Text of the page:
Video: Learn How To Play Guitar Fast With Less Effort Using Correct Fretting Hand Technique


Want to play guitar fast with killer technique, cleanliness and consistency?

Having correct fretting hand technique is essential.

Good news is, you don't need to be an expert to understand how to correctly position your fretting hand for the best results.

Learn how to instantly make playing guitar fast easier using the fretting hand positioning in this video:

Click on the video to begin watching it.

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The #1 thing to pay attention to as you work on your fretting hand technique is…

Your fretting hand thumb.

Whatever problems you have in your fretting hand, your thumb is likely part of it.

For example:

If you have issues with stretching – your thumb is likely to blame. 

Make sure it stays behind the neck of the guitar (aligned with the middle finger and pointing up towards the ceiling). This makes it much easier to spread your fingers on the fretboard.

That said, there are times when you can have your thumb over the neck of the guitar are:

- when you are doing string bends and vibrato, or 

- when you are playing on the high (in pitch) frets. For example: past fret 14.

Moving on:

If you have issues with position shifts – your thumb could be to blame as well. 

Make sure the thumb stays behind the middle finger when you shift positions. 

If you struggle with finger independence of the fretting hand – pay attention to your thumb position as well.

If you let your thumb slide to be behind the index finger, your fingers become likely to lift off the strings.

But when you bring it back into its proper position, the fingers will get closer to the strings. 
 
Now that you know how to improve your fretting hand technique, it’s time to improve the rest of your guitar playing, put it all together and reach your other musical ambitions. 

If you want, I can help you with this in Breakthrough Guitar Lessons.

Here is how it works: 

You tell me about your guitar playing background, your musical strengths and weaknesses, your previous guitar lesson experience (if any) and of course: your unique musical goals.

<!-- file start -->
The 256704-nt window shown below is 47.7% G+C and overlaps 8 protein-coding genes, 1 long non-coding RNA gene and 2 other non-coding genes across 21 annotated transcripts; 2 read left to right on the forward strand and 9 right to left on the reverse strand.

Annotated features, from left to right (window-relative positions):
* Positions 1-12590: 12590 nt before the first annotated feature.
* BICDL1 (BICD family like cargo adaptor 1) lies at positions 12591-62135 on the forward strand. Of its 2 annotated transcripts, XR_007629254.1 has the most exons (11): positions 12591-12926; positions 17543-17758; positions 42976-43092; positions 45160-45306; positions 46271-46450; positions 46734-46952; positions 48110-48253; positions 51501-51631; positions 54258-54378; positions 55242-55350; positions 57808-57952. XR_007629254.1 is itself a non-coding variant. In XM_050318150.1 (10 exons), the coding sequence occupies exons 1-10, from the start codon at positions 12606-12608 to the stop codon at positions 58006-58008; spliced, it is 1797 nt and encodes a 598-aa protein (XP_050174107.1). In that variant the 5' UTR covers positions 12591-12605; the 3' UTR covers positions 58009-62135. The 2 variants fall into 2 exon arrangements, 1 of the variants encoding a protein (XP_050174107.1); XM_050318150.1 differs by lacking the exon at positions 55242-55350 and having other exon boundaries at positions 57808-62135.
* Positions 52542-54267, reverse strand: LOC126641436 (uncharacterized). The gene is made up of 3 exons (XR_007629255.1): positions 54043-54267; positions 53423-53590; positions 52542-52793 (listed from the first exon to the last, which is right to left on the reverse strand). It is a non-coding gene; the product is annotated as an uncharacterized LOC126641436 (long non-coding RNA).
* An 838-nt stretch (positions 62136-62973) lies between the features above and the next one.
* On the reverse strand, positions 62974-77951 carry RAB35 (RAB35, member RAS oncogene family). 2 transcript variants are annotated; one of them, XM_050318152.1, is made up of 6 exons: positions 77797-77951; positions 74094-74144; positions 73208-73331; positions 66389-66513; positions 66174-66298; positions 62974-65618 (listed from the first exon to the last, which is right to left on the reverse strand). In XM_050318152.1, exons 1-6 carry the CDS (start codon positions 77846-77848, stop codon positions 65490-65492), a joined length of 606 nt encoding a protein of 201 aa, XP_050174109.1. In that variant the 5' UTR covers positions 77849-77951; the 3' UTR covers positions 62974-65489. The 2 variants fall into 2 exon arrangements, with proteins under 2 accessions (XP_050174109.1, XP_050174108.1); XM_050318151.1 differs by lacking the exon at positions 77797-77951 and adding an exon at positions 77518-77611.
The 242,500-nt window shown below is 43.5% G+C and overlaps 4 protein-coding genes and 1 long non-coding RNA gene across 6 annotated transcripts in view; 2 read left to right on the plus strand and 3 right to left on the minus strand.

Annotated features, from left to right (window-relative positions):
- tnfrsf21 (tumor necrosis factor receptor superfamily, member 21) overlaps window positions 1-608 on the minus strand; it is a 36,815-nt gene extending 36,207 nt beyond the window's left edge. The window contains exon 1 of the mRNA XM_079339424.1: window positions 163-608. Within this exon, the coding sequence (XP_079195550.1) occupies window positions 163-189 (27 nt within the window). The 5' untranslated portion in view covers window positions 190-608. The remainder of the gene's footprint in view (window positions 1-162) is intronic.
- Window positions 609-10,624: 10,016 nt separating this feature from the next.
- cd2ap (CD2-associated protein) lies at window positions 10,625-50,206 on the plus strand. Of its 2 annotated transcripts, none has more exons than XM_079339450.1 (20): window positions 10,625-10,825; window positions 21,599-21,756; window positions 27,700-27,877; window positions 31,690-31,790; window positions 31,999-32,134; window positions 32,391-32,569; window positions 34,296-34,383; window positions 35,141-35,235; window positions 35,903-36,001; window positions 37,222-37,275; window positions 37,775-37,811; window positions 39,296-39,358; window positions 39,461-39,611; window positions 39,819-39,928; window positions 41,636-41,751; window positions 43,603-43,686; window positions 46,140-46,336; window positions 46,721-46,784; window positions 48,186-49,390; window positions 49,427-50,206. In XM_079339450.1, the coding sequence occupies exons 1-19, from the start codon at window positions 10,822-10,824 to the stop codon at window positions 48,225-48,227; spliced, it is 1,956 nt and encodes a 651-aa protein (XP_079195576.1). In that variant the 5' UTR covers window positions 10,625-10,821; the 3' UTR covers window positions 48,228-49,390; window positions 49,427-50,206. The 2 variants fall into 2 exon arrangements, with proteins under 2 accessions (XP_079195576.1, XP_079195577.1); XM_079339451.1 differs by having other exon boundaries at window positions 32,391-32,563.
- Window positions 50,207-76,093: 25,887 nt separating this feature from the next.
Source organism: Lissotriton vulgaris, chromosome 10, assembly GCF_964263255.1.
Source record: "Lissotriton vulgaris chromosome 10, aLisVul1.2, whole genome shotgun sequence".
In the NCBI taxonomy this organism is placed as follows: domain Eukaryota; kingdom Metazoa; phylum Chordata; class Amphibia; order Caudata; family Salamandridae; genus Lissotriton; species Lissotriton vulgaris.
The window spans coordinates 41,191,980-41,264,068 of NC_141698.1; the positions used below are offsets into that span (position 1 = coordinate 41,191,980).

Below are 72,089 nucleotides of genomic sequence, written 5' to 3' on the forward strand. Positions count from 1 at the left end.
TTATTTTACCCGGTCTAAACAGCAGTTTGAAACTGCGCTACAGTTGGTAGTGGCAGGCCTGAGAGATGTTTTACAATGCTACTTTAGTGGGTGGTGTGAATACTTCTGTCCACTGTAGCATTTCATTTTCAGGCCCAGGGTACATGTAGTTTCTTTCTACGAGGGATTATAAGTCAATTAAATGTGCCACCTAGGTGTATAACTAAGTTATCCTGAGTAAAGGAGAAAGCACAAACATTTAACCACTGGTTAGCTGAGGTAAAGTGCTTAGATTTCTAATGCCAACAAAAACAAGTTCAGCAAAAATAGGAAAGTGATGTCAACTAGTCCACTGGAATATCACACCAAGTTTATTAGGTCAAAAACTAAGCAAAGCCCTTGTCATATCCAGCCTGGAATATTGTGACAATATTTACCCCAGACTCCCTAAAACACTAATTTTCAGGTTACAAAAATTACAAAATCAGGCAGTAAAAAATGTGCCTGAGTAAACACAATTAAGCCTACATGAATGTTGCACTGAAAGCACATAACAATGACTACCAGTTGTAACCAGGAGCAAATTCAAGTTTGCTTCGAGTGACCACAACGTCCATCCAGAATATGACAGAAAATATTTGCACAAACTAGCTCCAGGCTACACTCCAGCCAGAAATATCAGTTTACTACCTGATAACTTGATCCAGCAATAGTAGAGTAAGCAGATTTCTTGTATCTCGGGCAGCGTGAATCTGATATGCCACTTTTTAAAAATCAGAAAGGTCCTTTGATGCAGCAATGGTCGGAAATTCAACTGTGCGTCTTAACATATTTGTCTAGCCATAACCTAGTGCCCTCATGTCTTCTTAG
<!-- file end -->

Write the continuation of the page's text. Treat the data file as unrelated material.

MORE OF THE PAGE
Then, I go to work for you. I read your evaluation form (twice) and begin creating your guitar lesson strategy. 

Unlike other guitar lessons, you don’t get generic, cookie- cutter lessons from me. Everything I teach you is personalized to you.

We’ll work on transforming your guitar techniques, music knowledge, phrasing and overall musicianship, so you can finally put it all together and become a real musician (not just a guitar player.)

Along the way, I’ll be here for you every step, to help you master your guitar lessons and continually improve.

I’ll hear (and see) you play a lot more than a typical guitar teacher might.

For example: in private lessons a teacher would only see or hear you play once per week. The rest of the time (in between your lessons) you are on your own. 

(This is how bad habits often form without you realizing it. Habits that can take months to solve.)

When you work with me, I'm most active in helping you in between the lessons (when you need my help the most).

Here is how: 

  • You can show me your playing every single day if you want – just post a recording of your playing on my student forum. 
     
  • You can also send me recordings separately for in-depth feedback on your playing and practicing on a regular basis. 
     
  • You can ask me questions and show me your playing every week in live video Office Hours. I hop on Zoom for an hour to help you with whatever you feel stuck on. You show me your playing (and ask about your guitar playing challenges) during this time and I help you.
     
  • Every week I do live video training classes where I can see you play guitar as well and give you more personal help with your playing.
     
  • Depending on what you write in your feedback form about each lesson (I ask you to leave me feedback about each part of what I teach you) I sometimes may ask you to send me a yet another recording of your playing. This way I get to see you play whatever you struggle with and can adjust your lesson strategy (if needed) to help you improve faster. 

All you have to do is practice what I teach you for at least 30 minutes per day. Do that, and I can almost guarantee you’ll surprise yourself by the progress you can make. 

Look at the results my guitar students are achieving:
 

 

 

 

 


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